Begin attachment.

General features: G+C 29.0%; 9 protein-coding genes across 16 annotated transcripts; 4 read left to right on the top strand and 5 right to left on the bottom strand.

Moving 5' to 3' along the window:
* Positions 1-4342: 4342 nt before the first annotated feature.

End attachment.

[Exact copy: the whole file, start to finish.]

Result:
General features: G+C 29.0%; 9 protein-coding genes across 16 annotated transcripts; 4 read left to right on the top strand and 5 right to left on the bottom strand.

Moving 5' to 3' along the window:
* Positions 1-4342: 4342 nt before the first annotated feature.